This paper provides a historical sketch of the developments of national liberal party traditions among Czechs, Germans, and Slovenes in the Cisleithanian half of the Habsburg Monarchy.
It points out certain far-reaching transformations – structural as well as ideological – that these traditions underwent during the last quarter of the 19 th century and at the beginning of the 20 th century. Perhaps the most striking aspect of the complex interplay between ideologies, organized political movements, and political languages within the context of a rapidly changing political culture was the changing relationship between the national and liberal components within national liberalism. By 1900 the national came to visibly prevail over the liberal: nationalism was gaining in strength and intensity and was adopting new, more aggressive and integralist forms. The political parties stemming from the national liberal traditions were undergoing a process of fragmentation and their attempts to adjust to the unfolding political realities were mostly unsuccessful.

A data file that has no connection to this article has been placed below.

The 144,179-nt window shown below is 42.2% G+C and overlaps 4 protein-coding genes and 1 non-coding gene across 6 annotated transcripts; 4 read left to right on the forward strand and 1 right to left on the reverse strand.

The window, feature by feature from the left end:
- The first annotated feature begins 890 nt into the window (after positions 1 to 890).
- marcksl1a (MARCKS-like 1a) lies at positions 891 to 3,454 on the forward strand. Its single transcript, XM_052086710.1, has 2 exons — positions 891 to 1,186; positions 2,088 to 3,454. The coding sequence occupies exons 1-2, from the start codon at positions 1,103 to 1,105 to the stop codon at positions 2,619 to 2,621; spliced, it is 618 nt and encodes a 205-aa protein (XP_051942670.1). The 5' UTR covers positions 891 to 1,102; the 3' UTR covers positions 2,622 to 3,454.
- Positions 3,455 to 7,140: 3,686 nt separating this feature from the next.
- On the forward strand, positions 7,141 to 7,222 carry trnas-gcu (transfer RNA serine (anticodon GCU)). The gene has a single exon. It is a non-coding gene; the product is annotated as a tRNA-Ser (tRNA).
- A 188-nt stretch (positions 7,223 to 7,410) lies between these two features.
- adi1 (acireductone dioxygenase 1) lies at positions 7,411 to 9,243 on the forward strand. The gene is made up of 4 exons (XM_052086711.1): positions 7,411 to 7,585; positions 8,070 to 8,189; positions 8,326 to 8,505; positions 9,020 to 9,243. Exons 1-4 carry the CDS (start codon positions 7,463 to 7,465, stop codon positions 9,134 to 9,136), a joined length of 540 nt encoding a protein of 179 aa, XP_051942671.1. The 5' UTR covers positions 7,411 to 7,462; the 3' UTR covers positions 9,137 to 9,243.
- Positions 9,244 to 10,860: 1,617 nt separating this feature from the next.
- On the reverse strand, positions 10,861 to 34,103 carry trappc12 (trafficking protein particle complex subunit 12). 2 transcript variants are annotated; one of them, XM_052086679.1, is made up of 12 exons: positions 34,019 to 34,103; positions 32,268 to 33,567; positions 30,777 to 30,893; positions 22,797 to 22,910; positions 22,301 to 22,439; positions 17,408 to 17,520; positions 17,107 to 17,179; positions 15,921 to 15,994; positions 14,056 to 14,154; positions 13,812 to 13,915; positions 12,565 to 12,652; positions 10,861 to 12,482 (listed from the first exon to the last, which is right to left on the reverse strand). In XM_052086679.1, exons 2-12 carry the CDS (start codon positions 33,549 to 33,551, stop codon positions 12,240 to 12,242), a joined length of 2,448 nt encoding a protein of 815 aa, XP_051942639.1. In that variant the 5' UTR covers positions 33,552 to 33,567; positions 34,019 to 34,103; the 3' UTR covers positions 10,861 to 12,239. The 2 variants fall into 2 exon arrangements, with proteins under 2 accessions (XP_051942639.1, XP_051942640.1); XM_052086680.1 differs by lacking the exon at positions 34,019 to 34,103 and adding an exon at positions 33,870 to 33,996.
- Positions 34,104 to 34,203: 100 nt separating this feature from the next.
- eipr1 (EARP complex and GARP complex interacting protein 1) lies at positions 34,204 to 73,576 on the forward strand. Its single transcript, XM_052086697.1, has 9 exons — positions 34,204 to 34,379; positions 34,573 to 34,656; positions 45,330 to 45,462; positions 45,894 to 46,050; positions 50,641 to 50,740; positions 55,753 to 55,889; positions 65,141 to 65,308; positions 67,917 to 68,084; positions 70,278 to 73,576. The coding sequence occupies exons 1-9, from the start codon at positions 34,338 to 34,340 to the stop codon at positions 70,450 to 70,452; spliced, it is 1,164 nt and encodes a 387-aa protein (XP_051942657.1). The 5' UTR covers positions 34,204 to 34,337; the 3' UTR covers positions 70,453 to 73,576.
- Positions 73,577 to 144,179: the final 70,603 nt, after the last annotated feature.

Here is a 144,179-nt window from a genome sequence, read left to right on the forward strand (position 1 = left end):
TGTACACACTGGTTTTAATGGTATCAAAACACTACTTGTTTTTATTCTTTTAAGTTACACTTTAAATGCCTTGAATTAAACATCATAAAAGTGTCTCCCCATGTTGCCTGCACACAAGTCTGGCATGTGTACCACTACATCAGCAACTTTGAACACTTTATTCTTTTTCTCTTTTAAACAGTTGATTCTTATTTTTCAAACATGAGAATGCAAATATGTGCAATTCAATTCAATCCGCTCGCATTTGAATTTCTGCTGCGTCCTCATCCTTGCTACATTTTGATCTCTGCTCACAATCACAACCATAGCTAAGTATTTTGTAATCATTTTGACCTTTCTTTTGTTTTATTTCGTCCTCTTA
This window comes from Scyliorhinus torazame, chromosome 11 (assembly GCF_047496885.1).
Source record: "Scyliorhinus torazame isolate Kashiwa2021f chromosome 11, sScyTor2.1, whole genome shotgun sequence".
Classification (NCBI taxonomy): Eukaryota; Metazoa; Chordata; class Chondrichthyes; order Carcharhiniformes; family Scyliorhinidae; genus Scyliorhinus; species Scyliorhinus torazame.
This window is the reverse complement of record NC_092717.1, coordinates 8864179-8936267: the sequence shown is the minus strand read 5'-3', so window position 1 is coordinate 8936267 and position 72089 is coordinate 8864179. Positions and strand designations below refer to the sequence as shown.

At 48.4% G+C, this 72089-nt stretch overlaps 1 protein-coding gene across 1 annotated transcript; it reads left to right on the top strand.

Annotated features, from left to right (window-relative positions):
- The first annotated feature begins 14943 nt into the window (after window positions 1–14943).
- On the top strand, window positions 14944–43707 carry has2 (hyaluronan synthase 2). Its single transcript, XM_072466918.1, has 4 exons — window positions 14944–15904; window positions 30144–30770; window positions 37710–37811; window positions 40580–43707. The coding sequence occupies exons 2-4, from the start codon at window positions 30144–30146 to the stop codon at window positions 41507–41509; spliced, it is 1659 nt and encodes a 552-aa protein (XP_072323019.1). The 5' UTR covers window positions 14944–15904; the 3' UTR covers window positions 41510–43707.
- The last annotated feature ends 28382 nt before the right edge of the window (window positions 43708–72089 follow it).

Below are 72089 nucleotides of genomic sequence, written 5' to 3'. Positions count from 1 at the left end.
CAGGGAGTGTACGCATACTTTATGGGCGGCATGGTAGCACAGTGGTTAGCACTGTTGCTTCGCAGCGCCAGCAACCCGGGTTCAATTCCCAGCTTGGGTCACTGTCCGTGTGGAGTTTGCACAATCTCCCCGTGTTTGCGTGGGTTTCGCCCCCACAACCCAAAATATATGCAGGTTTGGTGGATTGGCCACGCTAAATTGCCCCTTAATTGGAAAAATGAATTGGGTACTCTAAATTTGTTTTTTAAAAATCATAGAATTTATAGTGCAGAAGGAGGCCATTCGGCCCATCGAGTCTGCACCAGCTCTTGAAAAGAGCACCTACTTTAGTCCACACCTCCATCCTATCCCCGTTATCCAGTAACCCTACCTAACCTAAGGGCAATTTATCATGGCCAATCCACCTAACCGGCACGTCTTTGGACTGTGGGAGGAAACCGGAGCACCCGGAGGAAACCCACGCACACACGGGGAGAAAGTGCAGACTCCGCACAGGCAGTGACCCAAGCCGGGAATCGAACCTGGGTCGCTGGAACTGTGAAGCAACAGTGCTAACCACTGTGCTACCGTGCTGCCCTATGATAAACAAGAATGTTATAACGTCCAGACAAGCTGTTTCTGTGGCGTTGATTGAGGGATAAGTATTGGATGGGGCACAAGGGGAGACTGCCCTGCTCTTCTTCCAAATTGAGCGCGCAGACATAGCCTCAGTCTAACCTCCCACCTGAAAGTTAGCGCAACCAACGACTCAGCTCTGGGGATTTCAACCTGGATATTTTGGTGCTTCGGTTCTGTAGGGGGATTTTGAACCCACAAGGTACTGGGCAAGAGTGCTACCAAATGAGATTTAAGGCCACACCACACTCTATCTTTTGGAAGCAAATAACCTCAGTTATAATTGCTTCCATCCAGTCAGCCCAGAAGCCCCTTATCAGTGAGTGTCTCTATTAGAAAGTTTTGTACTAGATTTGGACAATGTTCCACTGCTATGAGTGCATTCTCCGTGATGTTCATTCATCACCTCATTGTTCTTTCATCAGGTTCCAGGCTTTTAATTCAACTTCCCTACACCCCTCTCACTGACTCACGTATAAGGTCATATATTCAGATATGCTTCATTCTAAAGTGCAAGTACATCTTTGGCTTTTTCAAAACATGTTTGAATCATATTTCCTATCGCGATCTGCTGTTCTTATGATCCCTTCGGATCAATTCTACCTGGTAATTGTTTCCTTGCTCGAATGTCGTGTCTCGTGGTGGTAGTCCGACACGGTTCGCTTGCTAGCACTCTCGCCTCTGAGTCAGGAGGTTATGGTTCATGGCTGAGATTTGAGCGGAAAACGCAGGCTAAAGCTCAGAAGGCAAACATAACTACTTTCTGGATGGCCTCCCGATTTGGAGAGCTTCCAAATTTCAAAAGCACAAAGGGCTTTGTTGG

The result was ideological diffusion, continuous loss of liberal identity, as well as adoption of new labels, employed either to mask liberalism or do away with it. From the turn of the century onwards it is therefore more proper to talk about “heirs of liberalism” in terms of party politics rather than simply “liberals”.